“We convened every morning to go over learning objectives, and it really felt good to rely on people and be there for one another. It was a great team-building experience for the faculty, as well as for the kids,” she said.

Student engagement

Zrike met with teachers to go over surgical techniques course content and objectives and taught portions of the course to eighth grade students. The content was so new to students, and their interest was evident, she said.

“It was an intense week, but what was incredible was that the kids were so engaged,” Zrike said. “Each day, the level of enthusiasm was unlike anything I’ve ever seen. And it wasn’t just the science piece—it was the idea of collaboration and doing things in teams. My middle school teachers were very, very excited about it,” Zrike said.

“It’s such a revolutionary idea, and students learned about things they otherwise might not have connected to,” she said. “It was great to interact with the kids in a way that wasn’t really assessment-based.”

“The program was really well-designed. I wasn’t too knowledgeable about farming and urban farming, and I think we all learned together,” Latham said. “I think that made the kids really comfortable—to know their teacher wasn’t an expert.”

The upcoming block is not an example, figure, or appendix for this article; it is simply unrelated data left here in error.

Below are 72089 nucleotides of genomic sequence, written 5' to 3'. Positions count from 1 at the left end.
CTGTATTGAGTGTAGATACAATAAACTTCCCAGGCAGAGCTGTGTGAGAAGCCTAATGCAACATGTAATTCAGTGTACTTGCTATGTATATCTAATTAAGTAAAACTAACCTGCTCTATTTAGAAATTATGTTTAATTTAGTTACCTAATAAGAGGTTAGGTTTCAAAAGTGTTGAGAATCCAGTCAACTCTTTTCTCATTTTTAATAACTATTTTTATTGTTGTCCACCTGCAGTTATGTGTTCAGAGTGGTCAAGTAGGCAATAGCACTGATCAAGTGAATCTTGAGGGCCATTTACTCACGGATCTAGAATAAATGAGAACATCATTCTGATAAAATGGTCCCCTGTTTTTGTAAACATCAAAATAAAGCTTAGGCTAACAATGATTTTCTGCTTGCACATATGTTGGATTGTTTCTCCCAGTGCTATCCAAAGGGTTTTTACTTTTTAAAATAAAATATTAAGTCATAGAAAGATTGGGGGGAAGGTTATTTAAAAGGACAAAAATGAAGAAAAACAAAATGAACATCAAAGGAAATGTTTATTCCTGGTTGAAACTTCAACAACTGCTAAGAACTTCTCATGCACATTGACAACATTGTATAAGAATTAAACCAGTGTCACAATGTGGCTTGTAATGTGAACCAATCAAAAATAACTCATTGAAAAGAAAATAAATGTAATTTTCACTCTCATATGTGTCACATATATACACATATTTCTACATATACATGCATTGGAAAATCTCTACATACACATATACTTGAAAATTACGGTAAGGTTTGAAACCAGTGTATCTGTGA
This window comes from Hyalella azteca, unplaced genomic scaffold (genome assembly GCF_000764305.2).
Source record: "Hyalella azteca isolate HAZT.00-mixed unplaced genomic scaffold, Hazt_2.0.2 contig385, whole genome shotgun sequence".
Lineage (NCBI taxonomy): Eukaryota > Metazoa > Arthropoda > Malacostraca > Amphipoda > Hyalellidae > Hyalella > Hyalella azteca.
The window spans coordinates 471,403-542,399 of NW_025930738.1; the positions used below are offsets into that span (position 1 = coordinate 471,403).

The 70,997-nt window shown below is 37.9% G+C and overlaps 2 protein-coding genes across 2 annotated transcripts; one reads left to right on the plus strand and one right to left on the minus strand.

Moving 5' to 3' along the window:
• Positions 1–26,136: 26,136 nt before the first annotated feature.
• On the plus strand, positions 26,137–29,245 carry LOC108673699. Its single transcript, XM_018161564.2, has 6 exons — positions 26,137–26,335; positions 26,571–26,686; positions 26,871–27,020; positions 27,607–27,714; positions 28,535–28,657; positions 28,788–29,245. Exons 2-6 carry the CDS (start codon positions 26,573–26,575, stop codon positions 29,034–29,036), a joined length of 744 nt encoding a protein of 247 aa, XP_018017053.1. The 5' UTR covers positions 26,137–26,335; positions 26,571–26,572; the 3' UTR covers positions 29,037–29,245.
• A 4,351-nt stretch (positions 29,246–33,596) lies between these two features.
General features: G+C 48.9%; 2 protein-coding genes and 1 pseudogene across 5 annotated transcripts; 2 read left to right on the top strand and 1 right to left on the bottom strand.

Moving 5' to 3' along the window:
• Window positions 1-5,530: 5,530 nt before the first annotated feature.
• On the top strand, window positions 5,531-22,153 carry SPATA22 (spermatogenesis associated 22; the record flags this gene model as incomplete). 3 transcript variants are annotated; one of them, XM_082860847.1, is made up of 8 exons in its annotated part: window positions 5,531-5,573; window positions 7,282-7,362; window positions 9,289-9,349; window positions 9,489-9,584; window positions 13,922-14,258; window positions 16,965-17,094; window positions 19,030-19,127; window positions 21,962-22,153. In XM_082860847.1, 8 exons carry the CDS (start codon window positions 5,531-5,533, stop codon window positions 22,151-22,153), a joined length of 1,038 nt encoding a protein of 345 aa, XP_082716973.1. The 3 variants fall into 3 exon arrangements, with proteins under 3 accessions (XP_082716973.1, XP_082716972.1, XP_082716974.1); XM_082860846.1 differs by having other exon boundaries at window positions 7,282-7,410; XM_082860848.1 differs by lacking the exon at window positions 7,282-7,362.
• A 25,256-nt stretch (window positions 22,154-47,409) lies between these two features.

Latham has taught for 15 years, and 13 of those years have been in the Boston Public Schools. She said this program was a game-changer, both in its structure and its impact on students.

“I’ve never seen a program like this, where your classes for the entire week are canceled and students stay with the same teacher to investigate something that won’t be on their exams. It’s highly unusual to see in a public school,” she acknowledged.

“I have 30 students in my class, and that week I didn’t have a single absence or any tardy students,” she said.

Students in the urban area don’t have a lot, if any, backyard space, and the urban farming program taught them the possibilities of growing their own food, forming community gardens, and contributing to their community, Latham added.

For example, one project challenged students to make beehives. The class heard from an East Boston resident who keeps a beehive on his back porch, and he brought samples of the honey for students. They also built terrariums, learned where their food comes from, and found a community garden and made arrangements for the students to visit it. Many students became enthusiastic about starting small gardens and growing plants on their porches or in small outdoor areas.

“Our kids are smart and they want to be healthy. The program included videos on how kids in many urban settings rely on fast food, and we talked about the impact on community health and obesity rates in urban settings,” Latham said. “For them to be handed the tools for an alternative lifestyle—I think they’ll take advantage of what they learned.”

STEM Week was provided at no cost to the Boston Public School system through the support of i2 Learning, MathWorks, Vertex Pharmaceuticals, Lynch Foundation, Boston Foundation and other corporate and foundation sponsors.